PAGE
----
As its citizens trickle back to work, China is attempting to kickstart its economy again after measures to prevent the spread of the virus brought many sectors to a near standstill. Local governments across the country are now planning steps to keep huge swathes of the exhibition industry from going belly-up, as cinemas grapple with high overheads but no audiences to bring in revenue.
The Beijing film bureau will make three categories of funds available to cinemas that apply for them before March 27, it said in a notice posted late Tuesday.
The first will be “specialized subsidies for the epidemic situation,” calculated according to each cinema’s losses during the epidemic and 2019 ticket sales. The second will be support for new cinemas that opened between 2016 and 2018. A third pot of money will be doled as “rewards for showing domestically produced films” to cinemas who made more than 40% of their total box office revenue last year from Chinese titles — indicating the government’s continued interest in bolstering local production so that it can stand on its own up to global competition.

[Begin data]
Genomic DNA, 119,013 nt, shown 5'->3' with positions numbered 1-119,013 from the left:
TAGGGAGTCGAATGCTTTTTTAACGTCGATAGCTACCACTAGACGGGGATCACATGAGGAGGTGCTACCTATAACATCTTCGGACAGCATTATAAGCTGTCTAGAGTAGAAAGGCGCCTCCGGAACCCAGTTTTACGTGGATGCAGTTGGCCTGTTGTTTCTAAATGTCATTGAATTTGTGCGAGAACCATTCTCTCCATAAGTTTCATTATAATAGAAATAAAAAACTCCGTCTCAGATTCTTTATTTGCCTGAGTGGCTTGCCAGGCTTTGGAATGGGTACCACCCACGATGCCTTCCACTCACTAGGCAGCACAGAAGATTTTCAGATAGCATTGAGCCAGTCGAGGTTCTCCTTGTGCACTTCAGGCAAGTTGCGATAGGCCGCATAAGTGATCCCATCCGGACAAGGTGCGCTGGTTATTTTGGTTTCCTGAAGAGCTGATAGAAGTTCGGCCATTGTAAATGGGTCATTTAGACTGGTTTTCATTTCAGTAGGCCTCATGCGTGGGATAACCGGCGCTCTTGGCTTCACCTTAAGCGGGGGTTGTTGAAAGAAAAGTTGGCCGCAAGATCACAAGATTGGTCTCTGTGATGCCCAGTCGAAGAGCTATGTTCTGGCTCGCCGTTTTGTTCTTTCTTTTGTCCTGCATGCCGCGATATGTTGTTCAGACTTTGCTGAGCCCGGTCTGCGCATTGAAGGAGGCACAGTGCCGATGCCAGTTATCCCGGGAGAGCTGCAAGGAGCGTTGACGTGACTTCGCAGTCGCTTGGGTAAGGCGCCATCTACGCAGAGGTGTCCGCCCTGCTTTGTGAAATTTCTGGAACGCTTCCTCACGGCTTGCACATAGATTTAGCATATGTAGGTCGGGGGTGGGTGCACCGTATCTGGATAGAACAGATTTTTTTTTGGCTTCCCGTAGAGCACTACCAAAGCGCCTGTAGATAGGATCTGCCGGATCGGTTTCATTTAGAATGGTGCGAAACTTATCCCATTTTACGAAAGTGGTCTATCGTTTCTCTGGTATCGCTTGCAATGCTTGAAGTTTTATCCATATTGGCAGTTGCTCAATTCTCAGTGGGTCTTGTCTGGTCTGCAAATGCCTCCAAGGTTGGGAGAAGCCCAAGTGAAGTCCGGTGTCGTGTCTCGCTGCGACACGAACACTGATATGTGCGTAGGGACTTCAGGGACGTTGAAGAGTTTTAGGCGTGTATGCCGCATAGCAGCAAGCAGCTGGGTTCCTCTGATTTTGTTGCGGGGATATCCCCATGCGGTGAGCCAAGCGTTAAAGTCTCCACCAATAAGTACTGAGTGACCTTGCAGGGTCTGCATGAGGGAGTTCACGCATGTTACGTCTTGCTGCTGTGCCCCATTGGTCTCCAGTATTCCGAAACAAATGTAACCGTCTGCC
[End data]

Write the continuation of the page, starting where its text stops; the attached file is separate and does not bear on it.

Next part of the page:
The notice did not include further info on how much money would be distributed in aid, nor when.
It comes, however, just a day after authorities in southern Guangdong province announced that they planned to allocate nearly $7 million in funds to support the region’s 1,337 cinemas, which were ordered shut Jan. 24. If the proposal is approved, cinemas will receive between $1,430 and $44,300 (RMB10,000 to RMB310,000), proportionate to how much they earned in box office receipts last year.
Other regions such as Henan, Jiangsu and Zhejiang provinces have put out vaguely worded support plans of their own, though none mention dollar amounts.